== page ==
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BLUE SUN ROOM FAN FICTION - HORROR
Sometimes Simon has trouble sleeping. One-shot.
CATEGORY: FICTION TIMES READ: 2168 RATING: 9 SERIES: FIREFLY
This was written a while ago while I was trying to do the joss100.
Disclaimer: I don't own it and the few assets I have are invested in moldy sci-fi texts.
Simon Tam is eight years old. Today was his first day in the fifth grade and in general sciences class, his instructor explained that they will begin their study of the human body this year. To aid them in their discovery of the nervous, circulatory and digestive systems, they will be using a life-sized head and torso with organs that can be removed. The dummy is wooden and roughly the size of a child, with glazed eyes that stare – though these are a minor feature considering the quarter of the skull that is missing, exposing half of the brain. The instructor, an older man with pale eyes, stoops as he smiles apologetically and asks that the students keep an open mind while using this antique instead of relying solely on the flashy animations and bio-discovery programs of the Cortex. Even when the students roll their eyes at this relic, he reminds them that science can not rely on simulations alone.
During recreational time, while the other children are racing around the perimeter of the classroom or turning cartwheels or downloading Cortex games, Simon opens the dummy’s chest. Its two peach slabs of wood are held in place by hooks and metal rings. He carefully detaches the skin and muscle block, and places it gently next to the base of the dummy. With his legs neatly folded under his body, Simon begins to remove the organs one-by-one. Lungs. Heart. Stomach. Liver. Left Kidney. Right Kidney. With steady hands, Simon slips the hooks from the rings and carefully organizes the organs in a circle around him. The lungs and the heart and the liver break down into smaller sections, the major veins and arteries are painted and labeled, and Simon studies them all. Shifts them in his hands to feel their wooden weight. Before the chimes ring to call the children back to class, he puts all the pieces back as though the torso was a puzzle. He can feel the instructor’s eyes burning into his back as he does this. Tomorrow, Simon decides, he will pull apart the rubbery brain that is half-hidden beneath the cut away of the skull.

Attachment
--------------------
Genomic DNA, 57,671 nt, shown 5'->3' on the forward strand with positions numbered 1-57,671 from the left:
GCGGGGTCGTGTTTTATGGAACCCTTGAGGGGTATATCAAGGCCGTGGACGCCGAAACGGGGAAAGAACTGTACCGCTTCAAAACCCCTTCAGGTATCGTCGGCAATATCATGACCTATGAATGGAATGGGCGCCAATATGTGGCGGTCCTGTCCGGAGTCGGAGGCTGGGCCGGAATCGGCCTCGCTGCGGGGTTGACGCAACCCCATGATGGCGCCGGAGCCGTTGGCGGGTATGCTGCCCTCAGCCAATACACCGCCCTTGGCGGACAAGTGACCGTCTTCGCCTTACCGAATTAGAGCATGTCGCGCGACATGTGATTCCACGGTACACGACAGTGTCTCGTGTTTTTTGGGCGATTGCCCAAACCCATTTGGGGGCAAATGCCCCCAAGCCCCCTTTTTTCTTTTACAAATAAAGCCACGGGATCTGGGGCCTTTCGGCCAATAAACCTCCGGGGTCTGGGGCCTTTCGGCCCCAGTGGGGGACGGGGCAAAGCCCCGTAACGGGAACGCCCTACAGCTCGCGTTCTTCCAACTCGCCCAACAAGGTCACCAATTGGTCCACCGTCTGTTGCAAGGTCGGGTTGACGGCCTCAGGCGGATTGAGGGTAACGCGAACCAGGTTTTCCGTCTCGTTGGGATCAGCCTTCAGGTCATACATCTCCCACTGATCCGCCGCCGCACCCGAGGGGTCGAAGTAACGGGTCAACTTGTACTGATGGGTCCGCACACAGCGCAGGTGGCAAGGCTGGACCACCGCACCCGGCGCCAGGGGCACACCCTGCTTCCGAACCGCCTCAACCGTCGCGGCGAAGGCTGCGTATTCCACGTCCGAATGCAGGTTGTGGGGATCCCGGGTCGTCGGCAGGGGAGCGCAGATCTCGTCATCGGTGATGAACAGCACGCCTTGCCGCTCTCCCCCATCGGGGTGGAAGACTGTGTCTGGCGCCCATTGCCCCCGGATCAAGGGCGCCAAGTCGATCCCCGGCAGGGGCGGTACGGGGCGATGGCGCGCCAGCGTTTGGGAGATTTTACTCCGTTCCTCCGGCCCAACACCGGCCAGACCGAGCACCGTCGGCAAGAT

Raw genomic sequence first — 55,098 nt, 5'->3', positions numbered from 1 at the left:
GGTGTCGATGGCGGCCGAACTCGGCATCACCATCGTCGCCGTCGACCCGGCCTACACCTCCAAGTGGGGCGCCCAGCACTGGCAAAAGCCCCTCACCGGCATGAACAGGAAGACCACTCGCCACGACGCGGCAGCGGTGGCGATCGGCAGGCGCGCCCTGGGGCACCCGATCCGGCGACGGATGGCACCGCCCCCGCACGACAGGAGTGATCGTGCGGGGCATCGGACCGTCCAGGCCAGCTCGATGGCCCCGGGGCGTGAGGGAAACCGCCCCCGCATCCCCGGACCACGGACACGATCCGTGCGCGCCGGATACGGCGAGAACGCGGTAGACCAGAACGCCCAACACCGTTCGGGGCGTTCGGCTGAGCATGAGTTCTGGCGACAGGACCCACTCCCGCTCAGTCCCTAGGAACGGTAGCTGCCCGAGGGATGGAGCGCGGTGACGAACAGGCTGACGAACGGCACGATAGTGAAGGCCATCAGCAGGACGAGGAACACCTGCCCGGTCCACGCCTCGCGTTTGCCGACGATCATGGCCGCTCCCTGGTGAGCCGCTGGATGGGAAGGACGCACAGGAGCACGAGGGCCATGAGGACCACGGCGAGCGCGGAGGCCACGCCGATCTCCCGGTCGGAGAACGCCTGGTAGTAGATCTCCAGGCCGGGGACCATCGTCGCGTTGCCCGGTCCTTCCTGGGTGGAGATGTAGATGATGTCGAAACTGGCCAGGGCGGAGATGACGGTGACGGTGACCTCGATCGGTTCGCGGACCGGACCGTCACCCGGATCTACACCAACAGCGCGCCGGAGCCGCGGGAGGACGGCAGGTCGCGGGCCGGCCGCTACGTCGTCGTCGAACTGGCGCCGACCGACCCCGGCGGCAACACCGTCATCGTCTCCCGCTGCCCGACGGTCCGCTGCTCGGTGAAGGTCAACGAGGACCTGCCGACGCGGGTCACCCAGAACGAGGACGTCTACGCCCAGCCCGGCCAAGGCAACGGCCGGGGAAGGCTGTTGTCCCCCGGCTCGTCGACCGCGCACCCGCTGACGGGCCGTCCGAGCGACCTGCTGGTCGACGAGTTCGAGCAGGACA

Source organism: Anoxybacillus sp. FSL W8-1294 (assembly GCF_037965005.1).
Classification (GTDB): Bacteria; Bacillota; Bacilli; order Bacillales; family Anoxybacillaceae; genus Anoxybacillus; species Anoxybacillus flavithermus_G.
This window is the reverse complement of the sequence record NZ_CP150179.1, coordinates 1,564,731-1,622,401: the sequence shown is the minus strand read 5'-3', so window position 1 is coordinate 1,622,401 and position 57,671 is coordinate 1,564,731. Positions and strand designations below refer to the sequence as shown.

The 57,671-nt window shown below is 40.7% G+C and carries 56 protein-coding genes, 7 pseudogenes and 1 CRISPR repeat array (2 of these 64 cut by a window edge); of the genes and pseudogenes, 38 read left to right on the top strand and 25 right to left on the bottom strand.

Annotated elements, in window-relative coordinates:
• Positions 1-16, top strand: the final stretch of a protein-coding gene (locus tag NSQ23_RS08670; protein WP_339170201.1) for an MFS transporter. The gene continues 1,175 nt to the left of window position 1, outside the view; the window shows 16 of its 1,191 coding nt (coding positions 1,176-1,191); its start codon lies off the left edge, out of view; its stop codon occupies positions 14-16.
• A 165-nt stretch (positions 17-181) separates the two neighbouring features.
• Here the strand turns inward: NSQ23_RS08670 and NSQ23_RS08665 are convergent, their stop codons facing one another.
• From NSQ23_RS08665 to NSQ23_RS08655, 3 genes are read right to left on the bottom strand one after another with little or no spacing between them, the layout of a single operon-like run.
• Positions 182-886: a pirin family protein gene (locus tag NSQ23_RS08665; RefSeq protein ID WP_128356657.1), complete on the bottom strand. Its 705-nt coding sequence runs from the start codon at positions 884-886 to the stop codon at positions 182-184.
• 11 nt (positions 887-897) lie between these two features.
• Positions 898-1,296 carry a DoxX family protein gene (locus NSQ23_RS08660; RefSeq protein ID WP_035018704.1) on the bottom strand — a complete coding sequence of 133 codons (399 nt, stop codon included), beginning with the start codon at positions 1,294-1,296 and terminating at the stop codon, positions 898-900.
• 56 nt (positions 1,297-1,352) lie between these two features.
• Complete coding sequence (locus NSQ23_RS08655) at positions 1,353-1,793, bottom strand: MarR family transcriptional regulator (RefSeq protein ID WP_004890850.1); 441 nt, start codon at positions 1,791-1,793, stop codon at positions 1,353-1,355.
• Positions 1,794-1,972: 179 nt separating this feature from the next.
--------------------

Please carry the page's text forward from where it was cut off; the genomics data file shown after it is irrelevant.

“It makes a difference,” his instructor says as Simon takes his seat. “Doesn’t it? Feeling the weight. Better than the Cortex.” Simon nods and, in his mind, is turning the organs over and over in his hands. But now, at night, lying in his bed in the deep shadows of the dark room, the eight year-old dreams that he is the torso and someone – Simon can not make out a face – methodically opens his chest and removes his organs one-by-one. It is not painful, although he keenly feels the lack of something that should be there. When they touch his head, he wakes cold and sweating, knuckles white, clenching his bed sheets. He pads to the light switch and snicks it on. Simon examines his chest and fails to find a scalpel scar, but is unable to shake the feeling that he is empty inside. He does not touch the dummy again. Nor does he have to, as the instructor senses his interest in human biology and provides Simon with a faux-flesh torso to study, though it only has the trunk and not the head with its rubber brain.
When he tells River about this dream years later, she wonders aloud whether or not that influenced his decision to become a surgeon before moving on to the topic of her thirteenth birthday party. The first he had ever missed due to an industrial accident at the Blue Sun complex flooding the ER with patients. It is a reoccurring dream that seems to surface in his subconscious whenever he feels . . .well, it surfaces at odd times. And it isn’t an easy sensation to shake.
But when Simon comes to Serenity, the dream changes. No longer is he lying on the table, staring up at faceless entities whose hands move methodically within him. Instead, he is staring down at his sister. She is opened before him and, like the dummy, the upper left quarter of her skull is missing, rubbery brain exposed. She smiles at him as his hands (oddly enough, he suddenly wears blue surgical gloves instead of the white ones he wore at the hospital) move methodically and remove her organs one-by-one: Lungs. Heart. Stomach. Liver. Left Kidney. Right Kidney. With steady hands Simon empties his little sister. He does this with the same detachment he would a stranger. He organizes them neatly on a silver tray and studies them all. He turns them over in his hands and feels the weight of them. And sometimes he puts them back and makes her whole again, and sometimes he doesn’t.
These nights Simon wakes sweating and cold and often hears his sister stirring in her room. Sometimes she settles and Simon shuts his eyes. Sometimes she gets increasingly aggravated and he goes to her. Either way, he will not sleep.
Friday, April 21, 2006 4:43 AM
Saturday, May 13, 2006 2:24 PM
Thursday, June 29, 2006 7:23 AM
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